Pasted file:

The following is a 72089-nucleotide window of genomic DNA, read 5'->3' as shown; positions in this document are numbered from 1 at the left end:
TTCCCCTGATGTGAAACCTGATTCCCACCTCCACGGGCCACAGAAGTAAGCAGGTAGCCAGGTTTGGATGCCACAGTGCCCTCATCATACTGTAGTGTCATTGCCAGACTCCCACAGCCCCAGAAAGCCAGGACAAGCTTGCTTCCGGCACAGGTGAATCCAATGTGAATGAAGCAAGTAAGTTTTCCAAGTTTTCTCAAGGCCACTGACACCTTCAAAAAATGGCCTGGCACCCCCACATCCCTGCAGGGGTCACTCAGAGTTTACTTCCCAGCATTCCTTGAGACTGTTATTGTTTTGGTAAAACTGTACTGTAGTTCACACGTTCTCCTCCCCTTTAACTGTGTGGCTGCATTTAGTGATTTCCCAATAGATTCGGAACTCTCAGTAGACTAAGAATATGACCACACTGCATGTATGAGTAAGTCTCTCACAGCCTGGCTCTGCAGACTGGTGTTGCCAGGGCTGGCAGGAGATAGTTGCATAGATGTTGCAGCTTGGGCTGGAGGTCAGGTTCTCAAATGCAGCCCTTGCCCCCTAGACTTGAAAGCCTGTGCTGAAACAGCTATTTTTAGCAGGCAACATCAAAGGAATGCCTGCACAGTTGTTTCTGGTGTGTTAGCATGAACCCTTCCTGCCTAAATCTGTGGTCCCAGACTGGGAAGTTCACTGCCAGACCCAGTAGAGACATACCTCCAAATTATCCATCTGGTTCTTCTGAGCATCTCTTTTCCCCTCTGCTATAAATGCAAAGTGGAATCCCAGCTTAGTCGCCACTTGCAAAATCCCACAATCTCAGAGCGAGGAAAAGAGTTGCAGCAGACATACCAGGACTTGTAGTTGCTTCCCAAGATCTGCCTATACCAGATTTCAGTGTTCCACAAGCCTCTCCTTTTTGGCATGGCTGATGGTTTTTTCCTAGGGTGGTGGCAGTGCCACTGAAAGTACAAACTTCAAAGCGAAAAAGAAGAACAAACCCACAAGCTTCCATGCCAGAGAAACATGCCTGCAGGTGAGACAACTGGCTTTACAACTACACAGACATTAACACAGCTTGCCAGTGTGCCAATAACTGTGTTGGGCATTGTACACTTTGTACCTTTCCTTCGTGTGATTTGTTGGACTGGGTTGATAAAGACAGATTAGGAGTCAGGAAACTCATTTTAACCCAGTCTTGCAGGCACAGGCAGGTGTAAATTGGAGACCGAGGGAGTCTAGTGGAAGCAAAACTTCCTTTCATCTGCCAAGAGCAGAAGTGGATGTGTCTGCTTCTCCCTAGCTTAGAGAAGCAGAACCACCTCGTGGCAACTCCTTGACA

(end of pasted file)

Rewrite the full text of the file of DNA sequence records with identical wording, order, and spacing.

The following is a 72089-nucleotide window of genomic DNA, read 5'->3' as shown; positions in this document are numbered from 1 at the left end:
TTCCCCTGATGTGAAACCTGATTCCCACCTCCACGGGCCACAGAAGTAAGCAGGTAGCCAGGTTTGGATGCCACAGTGCCCTCATCATACTGTAGTGTCATTGCCAGACTCCCACAGCCCCAGAAAGCCAGGACAAGCTTGCTTCCGGCACAGGTGAATCCAATGTGAATGAAGCAAGTAAGTTTTCCAAGTTTTCTCAAGGCCACTGACACCTTCAAAAAATGGCCTGGCACCCCCACATCCCTGCAGGGGTCACTCAGAGTTTACTTCCCAGCATTCCTTGAGACTGTTATTGTTTTGGTAAAACTGTACTGTAGTTCACACGTTCTCCTCCCCTTTAACTGTGTGGCTGCATTTAGTGATTTCCCAATAGATTCGGAACTCTCAGTAGACTAAGAATATGACCACACTGCATGTATGAGTAAGTCTCTCACAGCCTGGCTCTGCAGACTGGTGTTGCCAGGGCTGGCAGGAGATAGTTGCATAGATGTTGCAGCTTGGGCTGGAGGTCAGGTTCTCAAATGCAGCCCTTGCCCCCTAGACTTGAAAGCCTGTGCTGAAACAGCTATTTTTAGCAGGCAACATCAAAGGAATGCCTGCACAGTTGTTTCTGGTGTGTTAGCATGAACCCTTCCTGCCTAAATCTGTGGTCCCAGACTGGGAAGTTCACTGCCAGACCCAGTAGAGACATACCTCCAAATTATCCATCTGGTTCTTCTGAGCATCTCTTTTCCCCTCTGCTATAAATGCAAAGTGGAATCCCAGCTTAGTCGCCACTTGCAAAATCCCACAATCTCAGAGCGAGGAAAAGAGTTGCAGCAGACATACCAGGACTTGTAGTTGCTTCCCAAGATCTGCCTATACCAGATTTCAGTGTTCCACAAGCCTCTCCTTTTTGGCATGGCTGATGGTTTTTTCCTAGGGTGGTGGCAGTGCCACTGAAAGTACAAACTTCAAAGCGAAAAAGAAGAACAAACCCACAAGCTTCCATGCCAGAGAAACATGCCTGCAGGTGAGACAACTGGCTTTACAACTACACAGACATTAACACAGCTTGCCAGTGTGCCAATAACTGTGTTGGGCATTGTACACTTTGTACCTTTCCTTCGTGTGATTTGTTGGACTGGGTTGATAAAGACAGATTAGGAGTCAGGAAACTCATTTTAACCCAGTCTTGCAGGCACAGGCAGGTGTAAATTGGAGACCGAGGGAGTCTAGTGGAAGCAAAACTTCCTTTCATCTGCCAAGAGCAGAAGTGGATGTGTCTGCTTCTCCCTAGCTTAGAGAAGCAGAACCACCTCGTGGCAACTCCTTGACA